Book Image

Advanced Python Programming

By : Dr. Gabriele Lanaro, Quan Nguyen, Sakis Kasampalis
Book Image

Advanced Python Programming

By: Dr. Gabriele Lanaro, Quan Nguyen, Sakis Kasampalis

Overview of this book

This Learning Path shows you how to leverage the power of both native and third-party Python libraries for building robust and responsive applications. You will learn about profilers and reactive programming, concurrency and parallelism, as well as tools for making your apps quick and efficient. You will discover how to write code for parallel architectures using TensorFlow and Theano, and use a cluster of computers for large-scale computations using technologies such as Dask and PySpark. With the knowledge of how Python design patterns work, you will be able to clone objects, secure interfaces, dynamically choose algorithms, and accomplish much more in high performance computing. By the end of this Learning Path, you will have the skills and confidence to build engaging models that quickly offer efficient solutions to your problems. This Learning Path includes content from the following Packt products: • Python High Performance - Second Edition by Gabriele Lanaro • Mastering Concurrency in Python by Quan Nguyen • Mastering Python Design Patterns by Sakis Kasampalis
Table of Contents (41 chapters)
Title Page
About Packt

How to simulate in Python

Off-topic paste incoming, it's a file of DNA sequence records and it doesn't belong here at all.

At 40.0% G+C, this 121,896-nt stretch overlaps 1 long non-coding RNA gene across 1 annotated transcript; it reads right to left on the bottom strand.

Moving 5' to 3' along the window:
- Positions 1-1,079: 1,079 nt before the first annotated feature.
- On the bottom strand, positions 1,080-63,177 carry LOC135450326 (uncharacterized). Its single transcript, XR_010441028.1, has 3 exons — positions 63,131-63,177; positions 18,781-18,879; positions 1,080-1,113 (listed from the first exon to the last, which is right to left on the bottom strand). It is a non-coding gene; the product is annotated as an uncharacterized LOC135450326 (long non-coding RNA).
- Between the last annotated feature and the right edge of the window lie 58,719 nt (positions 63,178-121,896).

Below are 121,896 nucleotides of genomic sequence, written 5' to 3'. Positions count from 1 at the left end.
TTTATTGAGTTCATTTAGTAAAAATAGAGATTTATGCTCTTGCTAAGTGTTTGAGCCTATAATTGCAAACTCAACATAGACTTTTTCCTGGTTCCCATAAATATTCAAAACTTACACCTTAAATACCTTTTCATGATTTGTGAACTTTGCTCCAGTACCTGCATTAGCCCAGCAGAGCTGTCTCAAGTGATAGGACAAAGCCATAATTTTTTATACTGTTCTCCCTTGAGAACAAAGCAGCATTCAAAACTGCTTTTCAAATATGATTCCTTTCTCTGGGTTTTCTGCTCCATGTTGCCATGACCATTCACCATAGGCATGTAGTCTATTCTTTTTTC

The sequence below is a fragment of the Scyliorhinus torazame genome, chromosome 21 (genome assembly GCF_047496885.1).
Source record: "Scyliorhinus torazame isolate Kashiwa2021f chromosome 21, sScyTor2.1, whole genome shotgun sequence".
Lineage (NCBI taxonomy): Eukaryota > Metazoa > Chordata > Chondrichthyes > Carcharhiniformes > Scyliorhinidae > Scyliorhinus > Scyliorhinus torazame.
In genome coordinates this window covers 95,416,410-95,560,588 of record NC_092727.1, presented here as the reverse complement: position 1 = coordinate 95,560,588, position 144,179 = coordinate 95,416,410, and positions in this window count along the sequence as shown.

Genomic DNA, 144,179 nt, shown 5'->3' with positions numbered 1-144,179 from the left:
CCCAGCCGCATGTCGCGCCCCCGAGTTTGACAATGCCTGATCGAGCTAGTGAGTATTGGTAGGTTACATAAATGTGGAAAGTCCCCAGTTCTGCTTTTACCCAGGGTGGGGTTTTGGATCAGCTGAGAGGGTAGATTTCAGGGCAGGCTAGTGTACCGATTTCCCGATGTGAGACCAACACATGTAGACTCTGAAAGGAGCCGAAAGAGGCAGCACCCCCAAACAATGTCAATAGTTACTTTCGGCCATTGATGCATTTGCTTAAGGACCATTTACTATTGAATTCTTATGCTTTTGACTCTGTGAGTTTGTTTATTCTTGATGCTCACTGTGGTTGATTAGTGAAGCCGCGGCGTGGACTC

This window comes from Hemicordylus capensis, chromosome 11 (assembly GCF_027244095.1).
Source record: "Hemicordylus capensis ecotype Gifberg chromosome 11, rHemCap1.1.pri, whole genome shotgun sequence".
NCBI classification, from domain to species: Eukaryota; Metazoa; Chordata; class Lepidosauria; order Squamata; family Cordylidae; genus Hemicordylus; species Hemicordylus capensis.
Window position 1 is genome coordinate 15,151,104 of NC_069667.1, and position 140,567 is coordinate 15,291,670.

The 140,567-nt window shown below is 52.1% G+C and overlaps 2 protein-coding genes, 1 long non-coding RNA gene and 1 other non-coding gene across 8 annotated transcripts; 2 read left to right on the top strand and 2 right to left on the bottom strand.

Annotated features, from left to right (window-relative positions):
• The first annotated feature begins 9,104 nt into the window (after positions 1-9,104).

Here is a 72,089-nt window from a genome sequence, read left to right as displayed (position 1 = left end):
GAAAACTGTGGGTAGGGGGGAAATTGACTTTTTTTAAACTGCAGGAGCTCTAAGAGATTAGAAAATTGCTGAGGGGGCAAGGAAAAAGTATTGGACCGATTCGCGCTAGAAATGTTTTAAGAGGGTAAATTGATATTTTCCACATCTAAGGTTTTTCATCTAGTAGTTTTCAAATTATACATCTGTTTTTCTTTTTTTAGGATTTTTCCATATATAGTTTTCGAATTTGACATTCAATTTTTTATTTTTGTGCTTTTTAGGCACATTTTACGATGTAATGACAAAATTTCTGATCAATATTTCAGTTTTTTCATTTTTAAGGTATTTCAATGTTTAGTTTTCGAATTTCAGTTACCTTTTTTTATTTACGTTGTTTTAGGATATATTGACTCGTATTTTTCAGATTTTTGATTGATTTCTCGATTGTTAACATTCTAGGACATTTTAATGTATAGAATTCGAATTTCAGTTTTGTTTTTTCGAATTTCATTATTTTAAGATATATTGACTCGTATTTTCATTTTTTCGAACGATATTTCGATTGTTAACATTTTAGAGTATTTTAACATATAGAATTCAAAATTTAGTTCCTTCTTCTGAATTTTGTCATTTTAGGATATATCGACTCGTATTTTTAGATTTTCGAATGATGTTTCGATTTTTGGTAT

In this section, we will look at the results of Amdahl's Law through a Python program. Still considering the task of determining whether an integer is a prime number, as discussed in Chapter 8, Advanced Introduction to Concurrent and Parallel Programming, we will see what actual speedup is achieved through concurrency. If you already have the code for the book downloaded from the GitHub page, we are looking at the Chapter09/ file.

As a refresher, the function that checks for prime numbers is as follows:

# Chapter09/

from math import sqrt

def is_prime(x):
    if x < 2:
        return False

    if x == 2:
        return x

    if x % 2 == 0:
        return False

    limit = int(sqrt(x)) + 1
    for i in range(3, limit, 2):
        if x % i == 0:
            return False

    return x

The next part of the code is a function that takes in an integer that indicates the number of processors (workers) that we will be utilizing to concurrently...